Ukraine President Volodymyr Zelensky on Wednesday accused Russian President Vladimir Putin of severe antisemitism in an interview with the BBC. Zelensky was asked about comments made by Putin last week, claiming his "Jewish friends," told him that the Ukrainian president was not really Jewish and was a disgrace to the Jewish people.
Before responding to a question posed by the interviewer, Zelensky took a deep breath. "It's like he doesn't fully understand his words. Apologies, but it's like he is the second king of antisemitism after Hitler. This is a president speaking. A civilized world cannot speak that way. But it was important for me to hear the reaction of the world and I am grateful for the support," Zelensky said adding Israel did not condemn the Russian president's remarks.
Putin made his comments in St. Petersburg where he justified his invasion of Ukraine by claiming the regime in Kyiv was a neo-Nazi. Speaking in the Kremlin, the president said he could not understand how a person like Zelensky who "has Jewish blood flowing through his veins," can support neo-Nazi elements, although he never provided any evidence to support his claims.
Members of Zelensky's family perished in the Holocaust including his grandfather. Ukrian's Ambassador to Israel Yevgeny Kornichuk said the comments were intended as provocation.
"We need to take into account that Putin is attempting to undermine relations between Israel and Ukraine ahead of the visit of President Zelensky's wife to Israel, intentionally making these statements prior to Saturday, which is a holy day for Jews,” he said. The government led by Benjamin Netanyahu has been far less willing to express criticism of the Russian leader than its predecessor.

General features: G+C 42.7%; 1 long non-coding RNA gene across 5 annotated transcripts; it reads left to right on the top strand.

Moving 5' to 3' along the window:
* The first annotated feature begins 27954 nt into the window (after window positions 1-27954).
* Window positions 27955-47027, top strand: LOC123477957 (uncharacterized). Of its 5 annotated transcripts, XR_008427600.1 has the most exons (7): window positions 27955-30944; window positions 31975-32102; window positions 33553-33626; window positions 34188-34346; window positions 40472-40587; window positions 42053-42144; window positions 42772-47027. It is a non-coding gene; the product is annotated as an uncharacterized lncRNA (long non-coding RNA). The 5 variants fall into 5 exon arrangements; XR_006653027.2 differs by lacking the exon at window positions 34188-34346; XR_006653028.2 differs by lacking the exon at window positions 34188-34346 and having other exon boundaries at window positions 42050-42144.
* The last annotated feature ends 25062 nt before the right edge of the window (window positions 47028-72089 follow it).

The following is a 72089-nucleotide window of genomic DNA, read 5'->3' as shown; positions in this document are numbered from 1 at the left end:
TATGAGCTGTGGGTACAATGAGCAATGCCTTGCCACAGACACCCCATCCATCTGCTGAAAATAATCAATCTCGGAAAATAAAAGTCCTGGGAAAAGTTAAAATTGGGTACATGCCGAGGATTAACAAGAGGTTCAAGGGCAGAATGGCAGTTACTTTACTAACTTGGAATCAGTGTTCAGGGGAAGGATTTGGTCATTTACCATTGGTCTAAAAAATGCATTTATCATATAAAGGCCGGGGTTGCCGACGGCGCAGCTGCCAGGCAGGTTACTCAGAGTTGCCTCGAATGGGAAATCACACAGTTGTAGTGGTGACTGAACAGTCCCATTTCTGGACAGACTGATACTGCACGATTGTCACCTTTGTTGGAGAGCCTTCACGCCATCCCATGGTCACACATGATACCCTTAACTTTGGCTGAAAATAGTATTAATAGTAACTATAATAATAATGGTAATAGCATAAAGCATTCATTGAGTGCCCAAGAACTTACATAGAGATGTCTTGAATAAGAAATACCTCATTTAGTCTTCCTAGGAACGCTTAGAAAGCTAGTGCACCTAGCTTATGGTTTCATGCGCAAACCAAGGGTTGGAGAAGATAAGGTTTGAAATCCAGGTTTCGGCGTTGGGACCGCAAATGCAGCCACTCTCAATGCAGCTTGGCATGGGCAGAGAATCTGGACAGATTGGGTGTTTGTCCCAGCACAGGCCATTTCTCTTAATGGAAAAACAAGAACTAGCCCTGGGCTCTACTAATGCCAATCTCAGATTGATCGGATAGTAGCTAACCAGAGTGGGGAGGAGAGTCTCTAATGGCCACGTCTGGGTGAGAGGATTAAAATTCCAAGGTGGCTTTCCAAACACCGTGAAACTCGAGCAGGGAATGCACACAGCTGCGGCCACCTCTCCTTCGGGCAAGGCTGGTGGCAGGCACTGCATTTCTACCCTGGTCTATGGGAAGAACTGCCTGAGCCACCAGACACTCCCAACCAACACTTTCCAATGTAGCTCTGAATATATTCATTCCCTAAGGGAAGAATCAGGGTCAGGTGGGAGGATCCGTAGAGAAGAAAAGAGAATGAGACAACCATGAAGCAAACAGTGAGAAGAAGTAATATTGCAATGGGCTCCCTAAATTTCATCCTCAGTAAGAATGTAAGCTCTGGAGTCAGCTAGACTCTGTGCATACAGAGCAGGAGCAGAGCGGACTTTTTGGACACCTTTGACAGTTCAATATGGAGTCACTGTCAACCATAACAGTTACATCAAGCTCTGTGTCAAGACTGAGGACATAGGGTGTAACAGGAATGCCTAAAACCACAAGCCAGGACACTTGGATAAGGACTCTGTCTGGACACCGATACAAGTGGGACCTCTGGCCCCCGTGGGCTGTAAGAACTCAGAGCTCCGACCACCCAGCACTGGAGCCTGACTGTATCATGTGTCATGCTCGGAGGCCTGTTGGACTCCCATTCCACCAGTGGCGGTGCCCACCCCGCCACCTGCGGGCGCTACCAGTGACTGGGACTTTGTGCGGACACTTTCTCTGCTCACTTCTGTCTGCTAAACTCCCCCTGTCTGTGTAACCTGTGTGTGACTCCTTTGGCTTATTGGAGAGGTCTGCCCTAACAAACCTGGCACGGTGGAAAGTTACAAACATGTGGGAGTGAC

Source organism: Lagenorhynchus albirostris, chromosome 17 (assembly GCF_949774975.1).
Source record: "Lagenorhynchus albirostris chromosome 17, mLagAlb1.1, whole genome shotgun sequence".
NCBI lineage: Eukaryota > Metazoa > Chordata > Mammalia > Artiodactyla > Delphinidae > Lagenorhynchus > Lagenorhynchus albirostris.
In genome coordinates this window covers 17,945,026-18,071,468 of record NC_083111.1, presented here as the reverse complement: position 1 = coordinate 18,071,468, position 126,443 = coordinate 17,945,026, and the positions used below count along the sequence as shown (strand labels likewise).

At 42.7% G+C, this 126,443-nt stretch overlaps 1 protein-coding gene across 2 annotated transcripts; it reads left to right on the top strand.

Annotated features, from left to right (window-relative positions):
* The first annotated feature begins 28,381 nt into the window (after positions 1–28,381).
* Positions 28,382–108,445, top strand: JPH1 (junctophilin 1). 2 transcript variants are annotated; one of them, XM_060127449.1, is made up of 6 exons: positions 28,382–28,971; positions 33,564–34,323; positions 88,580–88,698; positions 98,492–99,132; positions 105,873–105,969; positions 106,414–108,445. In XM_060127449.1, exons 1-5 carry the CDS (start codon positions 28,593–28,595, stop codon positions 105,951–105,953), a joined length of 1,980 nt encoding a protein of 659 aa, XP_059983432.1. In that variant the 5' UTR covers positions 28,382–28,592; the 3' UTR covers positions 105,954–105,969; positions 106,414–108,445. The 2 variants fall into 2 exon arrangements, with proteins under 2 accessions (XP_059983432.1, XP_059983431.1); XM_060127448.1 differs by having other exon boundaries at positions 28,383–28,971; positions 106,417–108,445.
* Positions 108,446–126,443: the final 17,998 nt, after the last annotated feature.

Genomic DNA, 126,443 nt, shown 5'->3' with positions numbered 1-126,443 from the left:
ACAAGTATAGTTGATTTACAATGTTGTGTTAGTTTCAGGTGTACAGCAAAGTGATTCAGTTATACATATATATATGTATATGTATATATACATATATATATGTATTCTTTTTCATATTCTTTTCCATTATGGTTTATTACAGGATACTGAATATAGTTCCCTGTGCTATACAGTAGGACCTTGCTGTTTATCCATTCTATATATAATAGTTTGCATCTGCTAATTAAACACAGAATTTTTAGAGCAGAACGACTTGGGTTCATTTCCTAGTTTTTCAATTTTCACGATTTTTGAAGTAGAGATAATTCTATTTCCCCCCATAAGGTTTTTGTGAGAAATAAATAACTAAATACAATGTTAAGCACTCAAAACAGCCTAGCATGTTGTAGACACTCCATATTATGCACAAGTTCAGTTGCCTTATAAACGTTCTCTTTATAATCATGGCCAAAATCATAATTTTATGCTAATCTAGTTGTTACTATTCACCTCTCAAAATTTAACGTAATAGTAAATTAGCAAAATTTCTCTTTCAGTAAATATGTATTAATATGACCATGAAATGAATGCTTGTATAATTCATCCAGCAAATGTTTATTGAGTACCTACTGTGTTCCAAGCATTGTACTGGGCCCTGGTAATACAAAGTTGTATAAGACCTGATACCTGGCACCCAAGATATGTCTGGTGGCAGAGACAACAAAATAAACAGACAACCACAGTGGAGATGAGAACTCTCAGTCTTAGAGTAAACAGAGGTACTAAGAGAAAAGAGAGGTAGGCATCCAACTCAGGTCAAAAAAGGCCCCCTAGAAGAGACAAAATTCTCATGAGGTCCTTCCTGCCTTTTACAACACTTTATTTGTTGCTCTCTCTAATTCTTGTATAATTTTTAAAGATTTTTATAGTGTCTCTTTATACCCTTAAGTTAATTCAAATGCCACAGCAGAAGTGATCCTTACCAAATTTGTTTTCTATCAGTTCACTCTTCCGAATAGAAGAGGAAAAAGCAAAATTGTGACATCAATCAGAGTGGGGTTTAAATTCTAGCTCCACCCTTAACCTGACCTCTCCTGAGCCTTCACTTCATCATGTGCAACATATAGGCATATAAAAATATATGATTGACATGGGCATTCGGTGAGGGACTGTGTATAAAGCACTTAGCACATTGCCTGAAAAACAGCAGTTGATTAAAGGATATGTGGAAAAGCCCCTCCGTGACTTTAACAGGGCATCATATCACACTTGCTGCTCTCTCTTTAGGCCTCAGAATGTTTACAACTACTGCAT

In his interview with the British broadcaster, Zelensky gave his sincere read of counter attack his army had launched against the invading Russians, earlier this month. He admitted the forces were proceeding " slower than we had expected" because of the extensive fortifications put in place by the Red Army in the eastern parts of his country, including mining fields.
"Whatever some might want, including attempts to pressure us, with all due respect, we will advance on the battlefield the way we deem best," Zelensky added.
The Ukrainian counter-offensive is key to the progression of the war and was preceded by a substantial supply of weaponry from the West. Further arming of Kyiv by the U.S. and its European allies in the future would depend on the Ukrainian victories on the battlefield. Zelensky's aim is to begin negotiations with Russia when little or no Ukrainian territory is in Russian hands and can be used as leverage.
But Ukraine's economy has suffered greatly and is also in need of rehabilitation. In a conference in Britain, the EU said it would give economic aid in the sum of 50 billion euro by 2027 and the U.S. promised 1.3 billion. Britain revealed it would give Ukraine three billion pounds over three years.